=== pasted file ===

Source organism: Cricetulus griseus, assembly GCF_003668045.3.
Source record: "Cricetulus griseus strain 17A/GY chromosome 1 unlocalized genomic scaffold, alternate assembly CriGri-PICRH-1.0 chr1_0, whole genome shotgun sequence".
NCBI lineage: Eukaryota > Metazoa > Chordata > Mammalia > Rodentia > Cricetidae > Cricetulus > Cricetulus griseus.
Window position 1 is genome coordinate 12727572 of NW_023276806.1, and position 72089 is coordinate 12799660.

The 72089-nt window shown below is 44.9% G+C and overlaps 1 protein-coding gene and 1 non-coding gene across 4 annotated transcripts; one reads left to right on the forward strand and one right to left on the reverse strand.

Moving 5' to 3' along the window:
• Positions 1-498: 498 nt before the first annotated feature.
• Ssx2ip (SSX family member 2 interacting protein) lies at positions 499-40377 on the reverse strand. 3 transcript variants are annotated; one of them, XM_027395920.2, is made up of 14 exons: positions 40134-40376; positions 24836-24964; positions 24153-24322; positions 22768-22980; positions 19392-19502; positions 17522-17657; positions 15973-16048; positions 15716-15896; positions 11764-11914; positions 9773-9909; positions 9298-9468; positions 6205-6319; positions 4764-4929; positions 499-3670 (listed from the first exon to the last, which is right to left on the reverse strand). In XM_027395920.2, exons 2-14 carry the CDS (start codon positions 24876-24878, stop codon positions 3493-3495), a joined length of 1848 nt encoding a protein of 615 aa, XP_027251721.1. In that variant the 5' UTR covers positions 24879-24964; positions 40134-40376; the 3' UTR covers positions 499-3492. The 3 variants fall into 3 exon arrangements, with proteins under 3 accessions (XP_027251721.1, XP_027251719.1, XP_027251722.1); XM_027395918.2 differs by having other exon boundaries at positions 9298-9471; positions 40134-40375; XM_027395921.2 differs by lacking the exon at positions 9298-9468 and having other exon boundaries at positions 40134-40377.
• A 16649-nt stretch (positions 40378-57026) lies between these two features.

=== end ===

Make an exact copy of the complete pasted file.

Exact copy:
Source organism: Cricetulus griseus, assembly GCF_003668045.3.
Source record: "Cricetulus griseus strain 17A/GY chromosome 1 unlocalized genomic scaffold, alternate assembly CriGri-PICRH-1.0 chr1_0, whole genome shotgun sequence".
NCBI lineage: Eukaryota > Metazoa > Chordata > Mammalia > Rodentia > Cricetidae > Cricetulus > Cricetulus griseus.
Window position 1 is genome coordinate 12727572 of NW_023276806.1, and position 72089 is coordinate 12799660.

The 72089-nt window shown below is 44.9% G+C and overlaps 1 protein-coding gene and 1 non-coding gene across 4 annotated transcripts; one reads left to right on the forward strand and one right to left on the reverse strand.

Moving 5' to 3' along the window:
• Positions 1-498: 498 nt before the first annotated feature.
• Ssx2ip (SSX family member 2 interacting protein) lies at positions 499-40377 on the reverse strand. 3 transcript variants are annotated; one of them, XM_027395920.2, is made up of 14 exons: positions 40134-40376; positions 24836-24964; positions 24153-24322; positions 22768-22980; positions 19392-19502; positions 17522-17657; positions 15973-16048; positions 15716-15896; positions 11764-11914; positions 9773-9909; positions 9298-9468; positions 6205-6319; positions 4764-4929; positions 499-3670 (listed from the first exon to the last, which is right to left on the reverse strand). In XM_027395920.2, exons 2-14 carry the CDS (start codon positions 24876-24878, stop codon positions 3493-3495), a joined length of 1848 nt encoding a protein of 615 aa, XP_027251721.1. In that variant the 5' UTR covers positions 24879-24964; positions 40134-40376; the 3' UTR covers positions 499-3492. The 3 variants fall into 3 exon arrangements, with proteins under 3 accessions (XP_027251721.1, XP_027251719.1, XP_027251722.1); XM_027395918.2 differs by having other exon boundaries at positions 9298-9471; positions 40134-40375; XM_027395921.2 differs by lacking the exon at positions 9298-9468 and having other exon boundaries at positions 40134-40377.
• A 16649-nt stretch (positions 40378-57026) lies between these two features.